So far, the majority of blades that have been presented have those of the Wohlde type. The Sögel blades have so far been more elusive but the latest visits to Verden, Bad-Bederkesa and Oldenburg have restored the balance as the most Northwestern area of Lower Saxony appeared to have several burials that contained Sögel blades. As a result, our dataset of Sögel blades got significantly expanded and is almost comparable to the number of Wohlde blades. Therefore, we can now make a good comparison between the two types to see whether they were made from the same raw materials.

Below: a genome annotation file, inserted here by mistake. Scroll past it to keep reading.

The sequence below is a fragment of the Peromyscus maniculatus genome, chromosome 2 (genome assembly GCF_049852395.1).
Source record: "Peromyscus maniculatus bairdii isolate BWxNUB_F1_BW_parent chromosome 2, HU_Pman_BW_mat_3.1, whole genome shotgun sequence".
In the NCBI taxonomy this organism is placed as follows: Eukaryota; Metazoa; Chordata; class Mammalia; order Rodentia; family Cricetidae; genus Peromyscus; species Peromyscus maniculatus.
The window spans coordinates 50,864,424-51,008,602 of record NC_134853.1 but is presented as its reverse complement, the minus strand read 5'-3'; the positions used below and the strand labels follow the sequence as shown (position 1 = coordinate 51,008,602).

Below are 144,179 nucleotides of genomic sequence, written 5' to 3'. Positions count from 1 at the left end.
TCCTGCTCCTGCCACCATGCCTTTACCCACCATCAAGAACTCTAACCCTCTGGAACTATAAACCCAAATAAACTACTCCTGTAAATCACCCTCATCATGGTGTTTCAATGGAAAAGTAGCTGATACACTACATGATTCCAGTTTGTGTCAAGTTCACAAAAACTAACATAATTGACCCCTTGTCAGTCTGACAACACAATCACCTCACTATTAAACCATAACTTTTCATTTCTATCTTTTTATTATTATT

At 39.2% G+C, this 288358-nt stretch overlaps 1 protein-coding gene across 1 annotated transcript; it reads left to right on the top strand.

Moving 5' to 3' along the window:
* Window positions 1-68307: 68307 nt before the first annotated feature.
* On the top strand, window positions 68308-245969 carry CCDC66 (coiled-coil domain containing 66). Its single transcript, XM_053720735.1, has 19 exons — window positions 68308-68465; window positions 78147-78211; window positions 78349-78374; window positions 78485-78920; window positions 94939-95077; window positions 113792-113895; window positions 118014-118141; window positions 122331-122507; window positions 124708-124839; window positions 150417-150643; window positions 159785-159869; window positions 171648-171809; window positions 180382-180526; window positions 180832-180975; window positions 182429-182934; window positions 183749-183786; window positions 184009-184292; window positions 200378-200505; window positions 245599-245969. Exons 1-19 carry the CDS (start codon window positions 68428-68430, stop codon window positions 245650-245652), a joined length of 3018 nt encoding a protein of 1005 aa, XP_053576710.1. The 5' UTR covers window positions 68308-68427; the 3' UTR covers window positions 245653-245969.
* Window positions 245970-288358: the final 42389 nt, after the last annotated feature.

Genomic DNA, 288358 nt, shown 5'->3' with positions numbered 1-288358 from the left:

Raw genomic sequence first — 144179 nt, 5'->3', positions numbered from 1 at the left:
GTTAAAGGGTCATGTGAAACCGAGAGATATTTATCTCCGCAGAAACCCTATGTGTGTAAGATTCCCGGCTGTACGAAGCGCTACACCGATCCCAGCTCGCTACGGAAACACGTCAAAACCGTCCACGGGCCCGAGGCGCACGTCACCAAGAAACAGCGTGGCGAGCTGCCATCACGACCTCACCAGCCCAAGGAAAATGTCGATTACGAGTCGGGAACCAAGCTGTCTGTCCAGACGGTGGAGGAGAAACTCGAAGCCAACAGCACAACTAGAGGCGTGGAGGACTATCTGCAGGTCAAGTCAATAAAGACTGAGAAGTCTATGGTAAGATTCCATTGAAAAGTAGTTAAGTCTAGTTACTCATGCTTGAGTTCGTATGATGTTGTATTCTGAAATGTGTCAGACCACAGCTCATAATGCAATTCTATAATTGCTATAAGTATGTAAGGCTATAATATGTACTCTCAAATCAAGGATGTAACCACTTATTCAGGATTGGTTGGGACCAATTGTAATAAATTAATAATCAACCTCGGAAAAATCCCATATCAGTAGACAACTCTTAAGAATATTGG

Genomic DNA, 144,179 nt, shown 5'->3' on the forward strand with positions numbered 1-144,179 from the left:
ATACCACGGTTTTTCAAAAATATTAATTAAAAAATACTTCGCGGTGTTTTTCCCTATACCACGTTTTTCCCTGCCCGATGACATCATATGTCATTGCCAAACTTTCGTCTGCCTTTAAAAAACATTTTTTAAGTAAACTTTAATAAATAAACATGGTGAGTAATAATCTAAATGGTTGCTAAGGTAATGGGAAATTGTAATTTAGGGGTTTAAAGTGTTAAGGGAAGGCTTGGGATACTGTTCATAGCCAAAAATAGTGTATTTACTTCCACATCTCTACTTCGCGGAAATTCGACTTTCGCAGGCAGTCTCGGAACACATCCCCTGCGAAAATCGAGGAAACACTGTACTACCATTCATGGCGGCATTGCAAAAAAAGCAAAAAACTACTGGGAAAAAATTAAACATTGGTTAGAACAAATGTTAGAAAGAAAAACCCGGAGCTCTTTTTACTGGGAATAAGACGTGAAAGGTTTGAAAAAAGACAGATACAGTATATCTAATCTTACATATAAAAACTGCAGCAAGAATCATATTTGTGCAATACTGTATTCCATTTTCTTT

We couldn’t have made this possible without the the collaboration of one of our cooperation partners – The Landesmuseum Natur und Mensch in Oldenburg; as well as the Museum Burg-Bederkesa and the Historisches Museum Domherrenhaus in Verden. We cannot stress enough how important the cooperation of the archaeological museums is and their help in gaining more insight into the earliest phases of the Nordic Bronze Age. It is also essential to be able to get a closer look at all these blades as their appearance is only registered in archaeological catalogues in the form of drawings. Each museum visit allows us to get a closer look with, sometimes, surprising results as so far more blades appear to be decorated than previously known. One example is the Sögel blade from a burial mound from Wulsbüttel-Heine, currently in the Museum Burg-Bederkesa which still had some faint traces of dotted line decorations. Beyond that the burial contained a typical flanged axe with nicked sides as well as flint arrowheads.